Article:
243 Ida is an S-type asteroid. It was discovered on September 29, 1884 by Austrian astronomer Johann Palisa. It was named after a nymph from Greek mythology.
Ida's orbit lies between the planets Mars and Jupiter. It's orbit is 1,767.644 days (4.84 years) and it's rotation period is 4.63 hours. 243 Ida is 2.74 A.U. away from the sun.
Apparently, 243 Ida is composed of two larger objects connected together. It's average diameter is 31.4 km and the size is 58 x 23 km. Ida is 2.35 times as long as it is wide and a "waist" separates it into two geologically dissimilar halves.
Galileo discovered Ida's moon Dactyl, the first known satellite of an asteroid. Dactyl and Ida share many characteristics, suggesting a common origin.
It is not likely that Ida will collide with Earth. No human in the past 1,000 years is known to have been killed by an asteroid or the effects of ones impact. The risk is very small but the risk increases with the size and impact of the comet or asteroid.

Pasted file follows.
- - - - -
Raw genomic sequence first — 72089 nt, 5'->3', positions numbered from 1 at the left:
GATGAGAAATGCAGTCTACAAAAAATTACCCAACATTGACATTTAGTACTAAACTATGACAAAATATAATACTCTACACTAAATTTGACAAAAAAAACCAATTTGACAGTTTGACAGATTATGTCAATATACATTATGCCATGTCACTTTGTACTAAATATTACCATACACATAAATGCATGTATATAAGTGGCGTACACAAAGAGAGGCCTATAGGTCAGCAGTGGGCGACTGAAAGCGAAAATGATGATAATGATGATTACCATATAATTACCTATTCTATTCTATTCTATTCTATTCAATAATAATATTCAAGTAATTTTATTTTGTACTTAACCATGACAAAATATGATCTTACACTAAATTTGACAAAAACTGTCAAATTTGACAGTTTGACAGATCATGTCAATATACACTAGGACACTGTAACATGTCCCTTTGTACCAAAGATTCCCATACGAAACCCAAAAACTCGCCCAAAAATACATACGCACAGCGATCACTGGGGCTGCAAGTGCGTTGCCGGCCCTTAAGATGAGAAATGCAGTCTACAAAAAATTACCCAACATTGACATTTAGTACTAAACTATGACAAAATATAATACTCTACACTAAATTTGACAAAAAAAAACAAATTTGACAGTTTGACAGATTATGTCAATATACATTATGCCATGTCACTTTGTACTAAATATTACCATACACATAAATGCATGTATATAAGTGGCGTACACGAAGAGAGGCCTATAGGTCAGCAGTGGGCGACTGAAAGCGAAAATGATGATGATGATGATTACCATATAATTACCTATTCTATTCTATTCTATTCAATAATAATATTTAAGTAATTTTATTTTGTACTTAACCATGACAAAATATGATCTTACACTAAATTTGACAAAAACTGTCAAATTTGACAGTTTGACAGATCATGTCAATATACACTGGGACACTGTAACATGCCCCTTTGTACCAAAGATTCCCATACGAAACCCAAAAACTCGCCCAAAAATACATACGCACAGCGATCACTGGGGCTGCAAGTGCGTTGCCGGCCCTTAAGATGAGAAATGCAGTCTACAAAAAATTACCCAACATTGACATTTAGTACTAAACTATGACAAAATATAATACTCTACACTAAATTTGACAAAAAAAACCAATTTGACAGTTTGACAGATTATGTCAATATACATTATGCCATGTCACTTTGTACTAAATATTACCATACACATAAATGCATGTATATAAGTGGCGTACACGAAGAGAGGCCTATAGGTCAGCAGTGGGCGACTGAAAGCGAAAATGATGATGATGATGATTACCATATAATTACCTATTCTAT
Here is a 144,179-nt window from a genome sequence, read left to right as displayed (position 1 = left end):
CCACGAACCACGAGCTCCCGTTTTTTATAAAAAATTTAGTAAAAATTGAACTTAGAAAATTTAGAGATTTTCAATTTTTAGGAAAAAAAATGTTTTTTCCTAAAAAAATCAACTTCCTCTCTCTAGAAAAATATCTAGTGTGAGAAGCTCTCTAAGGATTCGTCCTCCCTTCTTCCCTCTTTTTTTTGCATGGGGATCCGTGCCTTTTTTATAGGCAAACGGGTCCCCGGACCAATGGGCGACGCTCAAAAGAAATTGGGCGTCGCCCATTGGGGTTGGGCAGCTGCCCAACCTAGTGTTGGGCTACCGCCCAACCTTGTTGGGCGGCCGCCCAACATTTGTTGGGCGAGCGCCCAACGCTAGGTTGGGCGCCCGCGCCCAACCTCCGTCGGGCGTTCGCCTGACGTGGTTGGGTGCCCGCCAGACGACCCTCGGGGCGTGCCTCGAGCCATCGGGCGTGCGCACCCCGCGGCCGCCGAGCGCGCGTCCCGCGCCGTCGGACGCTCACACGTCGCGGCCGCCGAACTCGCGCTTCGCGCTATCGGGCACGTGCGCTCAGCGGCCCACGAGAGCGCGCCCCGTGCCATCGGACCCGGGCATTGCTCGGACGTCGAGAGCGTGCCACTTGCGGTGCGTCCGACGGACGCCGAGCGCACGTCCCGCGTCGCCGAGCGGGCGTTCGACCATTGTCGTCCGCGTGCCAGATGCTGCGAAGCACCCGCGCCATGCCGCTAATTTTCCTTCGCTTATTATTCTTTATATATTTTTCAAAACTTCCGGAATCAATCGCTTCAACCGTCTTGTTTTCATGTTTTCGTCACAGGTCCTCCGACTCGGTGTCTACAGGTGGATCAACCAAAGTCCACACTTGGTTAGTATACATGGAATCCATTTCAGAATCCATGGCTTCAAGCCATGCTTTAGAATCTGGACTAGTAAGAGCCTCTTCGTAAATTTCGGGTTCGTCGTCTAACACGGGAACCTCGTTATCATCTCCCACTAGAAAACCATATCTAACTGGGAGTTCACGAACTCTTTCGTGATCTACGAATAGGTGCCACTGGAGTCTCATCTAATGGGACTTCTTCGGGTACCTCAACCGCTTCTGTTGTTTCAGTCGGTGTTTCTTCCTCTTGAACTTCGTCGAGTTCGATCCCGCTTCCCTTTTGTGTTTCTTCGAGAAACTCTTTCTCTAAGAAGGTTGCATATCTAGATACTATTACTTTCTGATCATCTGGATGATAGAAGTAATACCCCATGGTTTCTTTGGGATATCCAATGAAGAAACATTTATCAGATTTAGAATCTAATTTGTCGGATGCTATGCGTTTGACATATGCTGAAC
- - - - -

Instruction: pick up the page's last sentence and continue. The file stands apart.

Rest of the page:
Ida is a heavily cratered, irregular shaped asteroid in the main asteroid belt. It is mostly composed of silicate rocks. Ida is one of the most densely cratered bodies that has been explored in the Solar System. The composition of the interior has not been directly analyzed, but is assumed to be similar to OC material based on observed surface color changes and Ida's bulk density.
Ida was the second asteroid visited by a spacecraft. In 1993 it was visited by the Jupiter-bound space probe Galileo.